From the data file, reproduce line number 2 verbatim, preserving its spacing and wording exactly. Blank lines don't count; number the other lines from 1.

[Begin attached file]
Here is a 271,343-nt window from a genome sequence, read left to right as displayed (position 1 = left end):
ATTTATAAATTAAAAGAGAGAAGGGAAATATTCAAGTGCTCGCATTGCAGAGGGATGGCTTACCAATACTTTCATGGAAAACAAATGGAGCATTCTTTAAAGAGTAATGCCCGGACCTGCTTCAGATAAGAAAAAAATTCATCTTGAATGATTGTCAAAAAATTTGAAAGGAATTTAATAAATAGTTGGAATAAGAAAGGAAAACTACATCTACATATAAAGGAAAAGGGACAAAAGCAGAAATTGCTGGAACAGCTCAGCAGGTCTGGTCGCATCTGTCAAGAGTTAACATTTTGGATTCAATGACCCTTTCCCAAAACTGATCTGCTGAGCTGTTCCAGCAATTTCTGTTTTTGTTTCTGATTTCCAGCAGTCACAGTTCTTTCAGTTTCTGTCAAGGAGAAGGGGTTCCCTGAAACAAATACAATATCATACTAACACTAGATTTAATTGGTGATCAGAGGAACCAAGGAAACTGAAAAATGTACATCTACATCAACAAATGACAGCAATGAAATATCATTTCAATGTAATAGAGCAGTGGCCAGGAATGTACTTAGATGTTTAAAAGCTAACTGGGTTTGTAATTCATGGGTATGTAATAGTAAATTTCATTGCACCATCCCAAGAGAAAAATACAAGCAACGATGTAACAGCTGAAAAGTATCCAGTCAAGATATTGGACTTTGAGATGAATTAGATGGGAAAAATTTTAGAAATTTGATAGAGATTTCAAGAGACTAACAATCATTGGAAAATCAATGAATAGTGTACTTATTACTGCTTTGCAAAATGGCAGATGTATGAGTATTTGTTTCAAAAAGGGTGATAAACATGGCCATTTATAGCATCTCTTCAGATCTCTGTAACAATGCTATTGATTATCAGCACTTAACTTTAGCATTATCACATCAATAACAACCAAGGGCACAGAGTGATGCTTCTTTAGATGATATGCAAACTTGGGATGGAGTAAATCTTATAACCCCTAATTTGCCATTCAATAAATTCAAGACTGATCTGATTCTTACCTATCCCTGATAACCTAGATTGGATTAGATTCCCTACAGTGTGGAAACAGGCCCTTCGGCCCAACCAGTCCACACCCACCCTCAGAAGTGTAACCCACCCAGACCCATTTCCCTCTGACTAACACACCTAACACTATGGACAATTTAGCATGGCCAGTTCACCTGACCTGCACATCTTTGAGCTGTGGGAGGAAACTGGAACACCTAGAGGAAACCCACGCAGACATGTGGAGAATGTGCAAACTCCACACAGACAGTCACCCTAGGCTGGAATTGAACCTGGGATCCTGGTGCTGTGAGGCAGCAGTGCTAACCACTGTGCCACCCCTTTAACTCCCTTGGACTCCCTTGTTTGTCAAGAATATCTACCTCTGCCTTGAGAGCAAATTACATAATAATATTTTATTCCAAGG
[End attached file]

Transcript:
ATTTATAAATTAAAAGAGAGAAGGGAAATATTCAAGTGCTCGCATTGCAGAGGGATGGCTTACCAATACTTTCATGGAAAACAAATGGAGCATTCTTTAAAGAGTAATGCCCGGACCTGCTTCAGATAAGAAAAAAATTCATCTTGAATGATTGTCAAAAAATTTGAAAGGAATTTAATAAATAGTTGGAATAAGAAAGGAAAACTACATCTACATATAAAGGAAAAGGGACAAAAGCAGAAATTGCTGGAACAGCTCAGCAGGTCTGGTCGCATCTGTCAAGAGTTAACATTTTGGATTCAATGACCCTTTCCCAAAACTGATCTGCTGAGCTGTTCCAGCAATTTCTGTTTTTGTTTCTGATTTCCAGCAGTCACAGTTCTTTCAGTTTCTGTCAAGGAGAAGGGGTTCCCTGAAACAAATACAATATCATACTAACACTAGATTTAATTGGTGATCAGAGGAACCAAGGAAACTGAAAAATGTACATCTACATCAACAAATGACAGCAATGAAATATCATTTCAATGTAATAGAGCAGTGGCCAGGAATGTACTTAGATGTTTAAAAGCTAACTGGGTTTGTAATTCATGGGTATGTAATAGTAAATTTCATTGCACCATCCCAAGAGAAAAATACAAGCAACGATGTAACAGCTGAAAAGTATCCAGTCAAGATATTGGACTTTGAGATGAATTAGATGGGAAAAATTTTAGAAATTTGATAGAGATTTCAAGAGACTAACAATCATTGGAAAATCAATGAATAGTGTACTTATTACTGCTTTGCAAAATGGCAGATGTATGAGTATTTGTTTCAAAAAGGGTGATAAACATGGCCATTTATAGCATCTCTTCAGATCTCTGTAACAATGCTATTGATTATCAGCACTTAACTTTAGCATTATCACATCAATAACAACCAAGGGCACAGAGTGATGCTTCTTTAGATGATATGCAAACTTGGGATGGAGTAAATCTTATAACCCCTAATTTGCCATTCAATAAATTCAAGACTGATCTGATTCTTACCTATCCCTGATAACCTAGATTGGATTAGATTCCCTACAGTGTGGAAACAGGCCCTTCGGCCCAACCAGTCCACACCCACCCTCAGAAGTGTAACCCACCCAGACCCATTTCCCTCTGACTAACACACCTAACACTATGGACAATTTAGCATGGCCAGTTCACCTGACCTGCACATCTTTGAGCTGTGGGAGGAAACTGGAACACCTAGAGGAAACCCACGCAGACATGTGGAGAATGTGCAAACTCCACACAGACAGTCACCCTAGGCTGGAATTGAACCTGGGATCCTGGTGCTGTGAGGCAGCAGTGCTAACCACTGTGCCACCCCTTTAACTCCCTTGGACTCCCTTGTTTGTCAAGAATATCTACCTCTGCCTTGAGAGCAAATTACATAATAATATTTTATTCCAAGG